The purpose of this paper is to examine the challenges faced by the hospitality industries in developing an Islamic hospitality identity and indigenous styles of management, particularly in the context of the United Arab Emirates (UAE) – especially Dubai. It also aims to identify and comprehend the socio‐cultural implications of Islamic hospitality in terms of products and marketing.
This conceptual‐based paper critically reviews and amalgamates a diverse range of literature concerning Islamic hospitality (and tourism), Arab management and leadership qualities, human capital and nationalization of employment, industry skills and educational directives in hospitality and destination and product strategies.
The work critically accounts for the changing nature of skills needed by localised hospitality managers and the industry in general, especially to keep pace with dynamic customer demands and an increasingly sophisticated market and consumer. The outcome of the paper concerns the operationalisation of soft skills and managerial expertise attuned to ethnic and religious attributes of the host society. The evaluations propose ways in which the education sector can extend the career development and progression pathways for UAE nationals. The work also indicates how product development, innovation, transformation and marketing have a crucial role to play in advancing an Islamic and cultural approach to hospitality.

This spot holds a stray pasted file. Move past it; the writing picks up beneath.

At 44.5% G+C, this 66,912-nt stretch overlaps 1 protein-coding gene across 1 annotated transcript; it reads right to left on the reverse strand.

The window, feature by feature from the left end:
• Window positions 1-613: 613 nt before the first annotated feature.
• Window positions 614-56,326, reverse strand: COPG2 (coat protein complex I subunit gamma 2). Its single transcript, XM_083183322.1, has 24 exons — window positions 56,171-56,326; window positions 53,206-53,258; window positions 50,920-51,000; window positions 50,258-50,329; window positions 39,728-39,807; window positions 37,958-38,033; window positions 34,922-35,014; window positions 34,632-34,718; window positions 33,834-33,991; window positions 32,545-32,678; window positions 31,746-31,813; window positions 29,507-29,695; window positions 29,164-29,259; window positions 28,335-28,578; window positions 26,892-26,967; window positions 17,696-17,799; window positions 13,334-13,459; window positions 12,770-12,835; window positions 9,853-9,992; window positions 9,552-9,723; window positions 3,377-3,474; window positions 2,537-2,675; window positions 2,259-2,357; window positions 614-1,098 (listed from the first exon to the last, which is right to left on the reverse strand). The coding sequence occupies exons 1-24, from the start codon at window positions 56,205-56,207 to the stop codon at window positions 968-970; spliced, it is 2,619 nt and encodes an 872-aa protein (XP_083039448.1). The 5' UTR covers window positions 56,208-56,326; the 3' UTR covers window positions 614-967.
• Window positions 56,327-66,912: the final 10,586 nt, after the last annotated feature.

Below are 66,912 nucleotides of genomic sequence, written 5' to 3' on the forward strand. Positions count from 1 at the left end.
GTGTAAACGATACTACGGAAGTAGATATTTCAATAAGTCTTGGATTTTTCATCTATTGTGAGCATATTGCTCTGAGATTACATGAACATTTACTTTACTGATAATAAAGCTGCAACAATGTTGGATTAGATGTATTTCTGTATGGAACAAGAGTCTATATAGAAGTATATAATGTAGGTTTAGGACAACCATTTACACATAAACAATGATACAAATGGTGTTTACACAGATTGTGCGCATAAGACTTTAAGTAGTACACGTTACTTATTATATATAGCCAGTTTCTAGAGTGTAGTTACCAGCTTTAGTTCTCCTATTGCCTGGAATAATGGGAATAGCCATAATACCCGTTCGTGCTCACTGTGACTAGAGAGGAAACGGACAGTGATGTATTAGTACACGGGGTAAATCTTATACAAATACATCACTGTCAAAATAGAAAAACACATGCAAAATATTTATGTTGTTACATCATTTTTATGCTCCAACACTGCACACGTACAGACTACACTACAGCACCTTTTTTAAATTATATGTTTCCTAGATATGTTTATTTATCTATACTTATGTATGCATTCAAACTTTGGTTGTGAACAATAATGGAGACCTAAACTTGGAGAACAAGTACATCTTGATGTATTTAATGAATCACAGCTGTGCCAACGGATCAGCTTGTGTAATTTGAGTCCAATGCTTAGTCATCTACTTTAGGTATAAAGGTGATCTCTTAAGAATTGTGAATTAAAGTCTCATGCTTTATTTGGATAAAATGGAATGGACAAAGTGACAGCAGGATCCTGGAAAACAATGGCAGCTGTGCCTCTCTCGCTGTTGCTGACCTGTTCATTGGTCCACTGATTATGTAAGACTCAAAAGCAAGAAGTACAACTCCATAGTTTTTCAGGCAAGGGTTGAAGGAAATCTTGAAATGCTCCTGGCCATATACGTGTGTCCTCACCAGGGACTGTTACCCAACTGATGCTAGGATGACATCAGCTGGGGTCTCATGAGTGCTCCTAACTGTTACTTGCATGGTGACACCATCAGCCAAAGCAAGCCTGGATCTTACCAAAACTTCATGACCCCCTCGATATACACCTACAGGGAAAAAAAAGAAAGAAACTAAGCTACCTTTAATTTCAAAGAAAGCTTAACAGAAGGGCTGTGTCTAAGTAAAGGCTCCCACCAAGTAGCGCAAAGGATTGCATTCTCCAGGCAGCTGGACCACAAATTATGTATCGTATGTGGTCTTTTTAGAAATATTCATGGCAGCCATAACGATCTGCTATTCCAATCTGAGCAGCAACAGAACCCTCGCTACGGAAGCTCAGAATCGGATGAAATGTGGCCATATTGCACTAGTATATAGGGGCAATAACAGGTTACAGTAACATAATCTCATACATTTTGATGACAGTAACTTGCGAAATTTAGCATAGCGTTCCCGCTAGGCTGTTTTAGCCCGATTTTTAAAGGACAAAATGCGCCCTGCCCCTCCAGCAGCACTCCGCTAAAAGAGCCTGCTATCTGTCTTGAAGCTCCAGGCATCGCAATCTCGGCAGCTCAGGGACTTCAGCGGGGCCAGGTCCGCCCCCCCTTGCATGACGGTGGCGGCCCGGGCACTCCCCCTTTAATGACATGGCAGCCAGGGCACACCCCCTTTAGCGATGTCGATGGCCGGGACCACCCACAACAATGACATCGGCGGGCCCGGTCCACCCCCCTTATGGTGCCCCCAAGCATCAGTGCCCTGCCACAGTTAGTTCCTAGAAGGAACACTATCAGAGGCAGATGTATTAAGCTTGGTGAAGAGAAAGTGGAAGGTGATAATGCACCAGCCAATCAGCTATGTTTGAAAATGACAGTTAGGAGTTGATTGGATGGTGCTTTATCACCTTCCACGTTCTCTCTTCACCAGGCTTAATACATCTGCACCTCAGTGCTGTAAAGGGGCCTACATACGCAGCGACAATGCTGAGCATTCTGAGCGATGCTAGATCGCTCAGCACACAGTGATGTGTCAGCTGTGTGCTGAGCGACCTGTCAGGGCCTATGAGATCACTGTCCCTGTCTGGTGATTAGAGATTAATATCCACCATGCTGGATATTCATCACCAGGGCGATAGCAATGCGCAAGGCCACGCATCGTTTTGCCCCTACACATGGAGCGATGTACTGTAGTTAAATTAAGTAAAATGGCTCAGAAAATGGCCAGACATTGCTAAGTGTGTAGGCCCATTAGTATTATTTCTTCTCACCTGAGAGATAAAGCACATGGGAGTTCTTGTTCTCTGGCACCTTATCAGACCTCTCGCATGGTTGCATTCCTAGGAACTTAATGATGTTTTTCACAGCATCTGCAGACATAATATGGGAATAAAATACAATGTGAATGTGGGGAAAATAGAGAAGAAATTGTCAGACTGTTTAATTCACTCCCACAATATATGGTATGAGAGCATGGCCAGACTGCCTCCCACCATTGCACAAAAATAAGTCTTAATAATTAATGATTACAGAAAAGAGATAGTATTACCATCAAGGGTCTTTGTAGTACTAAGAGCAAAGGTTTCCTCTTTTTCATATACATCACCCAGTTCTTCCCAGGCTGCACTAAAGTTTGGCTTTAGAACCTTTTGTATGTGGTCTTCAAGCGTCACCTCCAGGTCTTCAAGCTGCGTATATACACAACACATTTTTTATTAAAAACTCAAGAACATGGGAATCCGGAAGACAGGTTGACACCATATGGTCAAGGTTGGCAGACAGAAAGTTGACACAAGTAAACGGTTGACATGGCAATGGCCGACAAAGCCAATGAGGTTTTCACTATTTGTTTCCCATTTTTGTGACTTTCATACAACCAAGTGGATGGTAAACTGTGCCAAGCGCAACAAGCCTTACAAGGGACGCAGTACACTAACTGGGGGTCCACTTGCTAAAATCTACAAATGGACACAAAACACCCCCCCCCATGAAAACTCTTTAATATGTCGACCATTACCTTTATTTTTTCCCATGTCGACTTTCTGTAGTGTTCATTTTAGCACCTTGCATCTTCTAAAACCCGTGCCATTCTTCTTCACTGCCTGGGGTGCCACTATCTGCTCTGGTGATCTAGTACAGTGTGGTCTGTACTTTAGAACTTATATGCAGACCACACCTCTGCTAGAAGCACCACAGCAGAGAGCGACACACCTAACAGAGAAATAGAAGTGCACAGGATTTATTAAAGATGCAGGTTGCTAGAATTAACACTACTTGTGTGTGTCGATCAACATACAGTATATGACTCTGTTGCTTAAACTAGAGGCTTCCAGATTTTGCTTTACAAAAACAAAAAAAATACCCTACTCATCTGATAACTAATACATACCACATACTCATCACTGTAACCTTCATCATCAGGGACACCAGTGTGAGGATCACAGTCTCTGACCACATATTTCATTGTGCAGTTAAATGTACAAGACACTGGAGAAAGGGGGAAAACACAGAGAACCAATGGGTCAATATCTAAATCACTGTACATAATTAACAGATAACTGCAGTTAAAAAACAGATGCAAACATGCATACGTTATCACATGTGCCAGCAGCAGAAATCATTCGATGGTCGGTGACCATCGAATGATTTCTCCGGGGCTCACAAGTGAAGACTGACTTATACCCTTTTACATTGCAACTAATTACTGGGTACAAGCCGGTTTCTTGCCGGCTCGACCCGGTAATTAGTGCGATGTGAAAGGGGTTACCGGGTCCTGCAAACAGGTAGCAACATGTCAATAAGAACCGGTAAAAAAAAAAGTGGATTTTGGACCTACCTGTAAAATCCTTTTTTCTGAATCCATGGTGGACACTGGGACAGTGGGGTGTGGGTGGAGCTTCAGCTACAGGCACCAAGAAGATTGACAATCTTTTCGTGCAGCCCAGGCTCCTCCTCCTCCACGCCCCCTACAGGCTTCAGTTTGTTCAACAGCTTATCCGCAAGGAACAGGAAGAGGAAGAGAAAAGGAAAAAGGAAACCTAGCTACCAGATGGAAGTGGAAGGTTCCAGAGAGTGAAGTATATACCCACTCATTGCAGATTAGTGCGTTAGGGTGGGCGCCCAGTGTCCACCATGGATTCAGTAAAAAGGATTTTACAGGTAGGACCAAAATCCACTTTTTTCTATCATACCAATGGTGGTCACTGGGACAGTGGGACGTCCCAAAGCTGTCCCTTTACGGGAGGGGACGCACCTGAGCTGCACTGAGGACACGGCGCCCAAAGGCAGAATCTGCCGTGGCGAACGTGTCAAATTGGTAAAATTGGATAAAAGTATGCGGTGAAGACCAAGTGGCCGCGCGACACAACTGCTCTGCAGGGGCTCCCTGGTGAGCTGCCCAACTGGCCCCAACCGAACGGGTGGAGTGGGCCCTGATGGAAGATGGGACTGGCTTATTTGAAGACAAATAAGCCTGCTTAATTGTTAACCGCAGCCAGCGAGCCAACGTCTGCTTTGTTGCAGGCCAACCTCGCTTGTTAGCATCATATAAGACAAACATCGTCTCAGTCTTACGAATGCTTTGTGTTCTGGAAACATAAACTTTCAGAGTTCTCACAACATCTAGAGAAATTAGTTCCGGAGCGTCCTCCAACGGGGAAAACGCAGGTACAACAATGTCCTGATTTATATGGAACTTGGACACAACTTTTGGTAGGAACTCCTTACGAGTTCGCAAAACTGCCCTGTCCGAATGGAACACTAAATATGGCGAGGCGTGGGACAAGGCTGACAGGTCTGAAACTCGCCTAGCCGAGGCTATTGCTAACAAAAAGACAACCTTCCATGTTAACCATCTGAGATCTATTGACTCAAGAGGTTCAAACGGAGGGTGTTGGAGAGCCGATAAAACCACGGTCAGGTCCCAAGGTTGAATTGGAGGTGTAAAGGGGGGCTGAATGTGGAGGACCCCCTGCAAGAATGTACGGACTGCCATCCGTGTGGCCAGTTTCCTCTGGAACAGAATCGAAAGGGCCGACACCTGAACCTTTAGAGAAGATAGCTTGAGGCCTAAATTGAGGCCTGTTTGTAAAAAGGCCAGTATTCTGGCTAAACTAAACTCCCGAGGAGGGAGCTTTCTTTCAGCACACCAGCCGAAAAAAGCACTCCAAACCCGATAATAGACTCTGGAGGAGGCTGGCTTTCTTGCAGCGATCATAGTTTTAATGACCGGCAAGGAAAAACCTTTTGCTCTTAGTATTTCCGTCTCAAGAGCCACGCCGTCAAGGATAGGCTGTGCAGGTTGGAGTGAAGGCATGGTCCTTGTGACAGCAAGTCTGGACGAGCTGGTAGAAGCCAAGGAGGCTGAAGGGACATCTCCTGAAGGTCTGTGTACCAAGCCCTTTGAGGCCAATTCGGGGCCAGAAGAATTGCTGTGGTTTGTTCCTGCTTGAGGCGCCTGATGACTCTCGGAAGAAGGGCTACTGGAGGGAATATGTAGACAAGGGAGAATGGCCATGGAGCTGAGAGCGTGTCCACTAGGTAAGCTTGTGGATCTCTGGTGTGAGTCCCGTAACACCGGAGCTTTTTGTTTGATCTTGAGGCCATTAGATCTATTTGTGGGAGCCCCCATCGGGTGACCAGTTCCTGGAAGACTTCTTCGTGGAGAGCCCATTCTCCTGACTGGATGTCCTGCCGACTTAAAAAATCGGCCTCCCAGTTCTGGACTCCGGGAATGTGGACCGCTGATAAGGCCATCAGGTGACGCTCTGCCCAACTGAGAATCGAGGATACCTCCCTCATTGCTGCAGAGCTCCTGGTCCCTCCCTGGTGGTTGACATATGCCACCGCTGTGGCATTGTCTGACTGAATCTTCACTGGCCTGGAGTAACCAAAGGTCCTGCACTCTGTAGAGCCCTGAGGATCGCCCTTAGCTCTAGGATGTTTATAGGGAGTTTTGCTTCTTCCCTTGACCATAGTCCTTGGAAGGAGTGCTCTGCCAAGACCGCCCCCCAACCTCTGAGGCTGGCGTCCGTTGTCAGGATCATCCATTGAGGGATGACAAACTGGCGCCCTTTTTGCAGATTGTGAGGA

This paper uniquely concerns an under‐developed area of academic study: the role Islamic‐based principles and practices of hospitality and ways in which they can be developed through an indigenous‐led workforce, and Islamic and Arab styles of management, leadership and service sector operation.
Stephenson, M.L., Russell, K.A. and Edgar, D. (2010), "Islamic hospitality in the UAE: indigenization of products and human capital", Journal of Islamic Marketing, Vol. 1 No. 1, pp. 9-24. https://doi.org/10.1108/17590831011026196
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